The Films of Peter Weir

Master & Commander (2003)
A hit with the critics and multiple Oscar nominee (including Best Picture and Weir's fourth Best Director gong). Whilst only a middling commercial success (making further adaptations of the series unlikely), picture nonetheless retains a strong following amongst lovers of the novels and stands as one of the finest examples of its genre. 
The Truman Show (1998)
After a long hiatus, Weir returns with his most commercially successful film. Praised as a masterpiece by more sources than I can count, the story of one man's life as the unknowing star of a 24 hour tv series virtually anticipated the 'reality television' craze that was to follow. 
Fearless (1993)
Though well-received by critics, this tale of a man who walks away from a plane crash with an entirely new outlook on life failed to do well at the box office.  A mesmerizing film filled with haunting scenes and a finale that can tear you to pieces. This movie just keeps getting better with each viewing. 
Green Card (1990)
Perhaps Weir's "lightest" movie. Many accused him of turning completely Hollywood with this film, but beneath this tale of a marriage of convenience that proves to be anything but convenient, is a lot more magic and insight than you will see in the typical Hollywood fluff in this genre.
Dead Poets Society (1989)
Although Robin Williams had several serious roles before this one, DPS opened viewers' eyes to just how good an actor he really is. Williams stars as John Keating, an unorthodox professor at Welton Academy who inspires his students to seize the day. Excellent acting and directing make this one of Weir's best.
The Mosquito Coast (1986)
After Witness, people expected great things with this re-teaming of Ford and Weir. Most did not expect this. Ford plays Allie Fox, a genius inventor who becomes fed up with the U.S. and drags his family to Central America to create his own utopia. Widely panned by critics and a rare box office flop for Ford, this intelligent film, which contains one of Ford's best performances, deserves much more notice.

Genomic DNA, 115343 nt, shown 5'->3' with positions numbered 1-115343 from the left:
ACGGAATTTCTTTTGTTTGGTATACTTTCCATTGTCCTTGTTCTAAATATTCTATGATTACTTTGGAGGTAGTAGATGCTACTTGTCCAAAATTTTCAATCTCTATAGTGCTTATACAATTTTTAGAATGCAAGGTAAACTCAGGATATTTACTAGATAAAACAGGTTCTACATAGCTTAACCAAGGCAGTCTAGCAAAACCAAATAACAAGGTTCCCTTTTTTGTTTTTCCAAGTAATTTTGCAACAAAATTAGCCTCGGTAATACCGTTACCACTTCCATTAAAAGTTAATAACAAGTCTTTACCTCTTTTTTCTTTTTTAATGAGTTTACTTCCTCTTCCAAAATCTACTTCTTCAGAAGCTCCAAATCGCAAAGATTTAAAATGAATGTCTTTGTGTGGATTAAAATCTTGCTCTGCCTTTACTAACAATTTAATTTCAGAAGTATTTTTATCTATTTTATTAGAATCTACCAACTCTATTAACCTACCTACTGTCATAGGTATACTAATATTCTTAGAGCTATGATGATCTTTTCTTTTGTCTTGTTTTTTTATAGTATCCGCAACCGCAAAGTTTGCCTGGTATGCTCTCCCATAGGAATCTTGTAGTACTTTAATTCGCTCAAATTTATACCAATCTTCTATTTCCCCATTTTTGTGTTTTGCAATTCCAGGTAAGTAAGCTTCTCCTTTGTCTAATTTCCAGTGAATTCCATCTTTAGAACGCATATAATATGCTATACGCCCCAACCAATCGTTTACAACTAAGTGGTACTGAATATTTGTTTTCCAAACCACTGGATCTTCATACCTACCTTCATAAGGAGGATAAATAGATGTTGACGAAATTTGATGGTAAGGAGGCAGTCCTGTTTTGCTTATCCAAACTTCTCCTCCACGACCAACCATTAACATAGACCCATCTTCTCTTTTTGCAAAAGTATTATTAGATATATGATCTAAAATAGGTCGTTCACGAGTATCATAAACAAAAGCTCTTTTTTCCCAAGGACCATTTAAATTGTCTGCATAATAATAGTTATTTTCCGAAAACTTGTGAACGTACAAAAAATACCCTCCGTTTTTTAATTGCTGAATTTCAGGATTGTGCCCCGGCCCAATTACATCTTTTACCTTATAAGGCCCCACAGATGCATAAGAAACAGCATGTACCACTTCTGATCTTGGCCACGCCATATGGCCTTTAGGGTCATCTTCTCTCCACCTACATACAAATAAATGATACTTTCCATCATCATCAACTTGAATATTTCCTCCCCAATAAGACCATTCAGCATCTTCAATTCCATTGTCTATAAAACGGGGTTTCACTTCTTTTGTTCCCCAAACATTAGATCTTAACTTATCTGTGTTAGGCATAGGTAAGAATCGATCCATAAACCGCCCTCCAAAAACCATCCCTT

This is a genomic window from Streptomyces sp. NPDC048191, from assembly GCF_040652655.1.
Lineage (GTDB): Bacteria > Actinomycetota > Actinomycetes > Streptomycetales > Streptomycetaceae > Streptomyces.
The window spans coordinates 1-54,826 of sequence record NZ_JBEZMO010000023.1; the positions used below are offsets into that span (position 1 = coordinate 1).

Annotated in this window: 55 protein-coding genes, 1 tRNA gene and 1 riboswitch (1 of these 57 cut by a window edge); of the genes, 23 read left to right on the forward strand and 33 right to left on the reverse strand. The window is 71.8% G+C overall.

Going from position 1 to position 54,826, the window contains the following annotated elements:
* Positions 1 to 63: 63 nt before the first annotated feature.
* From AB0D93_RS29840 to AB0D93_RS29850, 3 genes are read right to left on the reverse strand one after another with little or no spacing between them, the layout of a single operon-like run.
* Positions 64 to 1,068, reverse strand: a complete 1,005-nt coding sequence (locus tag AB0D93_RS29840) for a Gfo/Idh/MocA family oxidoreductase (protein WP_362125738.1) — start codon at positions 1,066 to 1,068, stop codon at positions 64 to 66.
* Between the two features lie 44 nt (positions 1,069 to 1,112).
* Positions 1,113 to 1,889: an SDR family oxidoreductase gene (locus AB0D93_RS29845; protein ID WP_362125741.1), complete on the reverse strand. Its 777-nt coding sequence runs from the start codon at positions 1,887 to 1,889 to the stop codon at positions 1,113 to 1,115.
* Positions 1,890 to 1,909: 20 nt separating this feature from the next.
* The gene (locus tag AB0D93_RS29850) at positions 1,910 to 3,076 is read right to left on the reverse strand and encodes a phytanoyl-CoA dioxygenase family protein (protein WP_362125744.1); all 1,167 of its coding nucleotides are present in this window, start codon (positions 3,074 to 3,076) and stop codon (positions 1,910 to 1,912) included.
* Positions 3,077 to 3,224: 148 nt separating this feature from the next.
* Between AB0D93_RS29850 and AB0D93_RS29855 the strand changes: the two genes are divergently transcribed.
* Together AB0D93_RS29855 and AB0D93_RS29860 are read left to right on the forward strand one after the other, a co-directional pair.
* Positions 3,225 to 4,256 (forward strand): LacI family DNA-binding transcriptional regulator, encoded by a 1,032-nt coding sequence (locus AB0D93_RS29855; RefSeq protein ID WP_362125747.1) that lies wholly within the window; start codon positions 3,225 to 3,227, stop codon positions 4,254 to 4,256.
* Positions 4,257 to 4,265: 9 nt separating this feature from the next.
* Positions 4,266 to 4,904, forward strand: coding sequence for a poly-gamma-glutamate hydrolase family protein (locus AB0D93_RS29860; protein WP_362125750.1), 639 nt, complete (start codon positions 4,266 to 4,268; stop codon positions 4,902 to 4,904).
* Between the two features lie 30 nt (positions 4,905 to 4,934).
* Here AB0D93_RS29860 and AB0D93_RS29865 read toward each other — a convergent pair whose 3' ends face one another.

Witness (1985)
The film that first brought Weir to the attention of most Americans. He took what could have been a simple mystery thriller and turned it into something much more. Harrison Ford showed he doesn't need a blaster or a whip at his side to draw an audience as he plays a cop who must hide out with the Amish. A beautiful, lyrical film that deals with the clash between two dramatically different cultures.
The Year of Living Dangerously (1983)
Weir made the daring choice of casting a woman (Linda Hunt) in the role of the dwarf Billy Kwan and it certainly paid off. Hunt won an Oscar for her memorable portrayal of a mysterious man who guides a naive reporter assigned to Indonesia during political upheaval.
Weir's World War I masterpiece. A young Mel Gibson co-stars in this story of two runners whose destinies lie on the bloody battlefields at Gallipoli. By focusing this story on only two characters and spending far more time on their friendship than on the war, Weir creates a devastating film that shows the utter waste of war.
The Plumber (1980)
Made for Australian television, this is the bizarre story of a woman who finds her life turned upside down when a plumber comes to "fix" her bathroom and proceeds to make him self at home. 
The Last Wave (1977)
Peter Weir explores the mysterious realms of the aboriginals in this intriguing film. Richard Chamberlain stars as a lawyer who becomes involved in defending an aborigine and soons finds himself getting in way over his head.
Picnic at Hanging Rock (1975) 
Weir's second feature put him on the map as a truly talented director. An eerie, beautifully photographed film based on Joan Lindsay's novel of a group of girls who disappear during an outing. Not recommended for people who like their mysteries all perfectly solved by the time the end credits roll.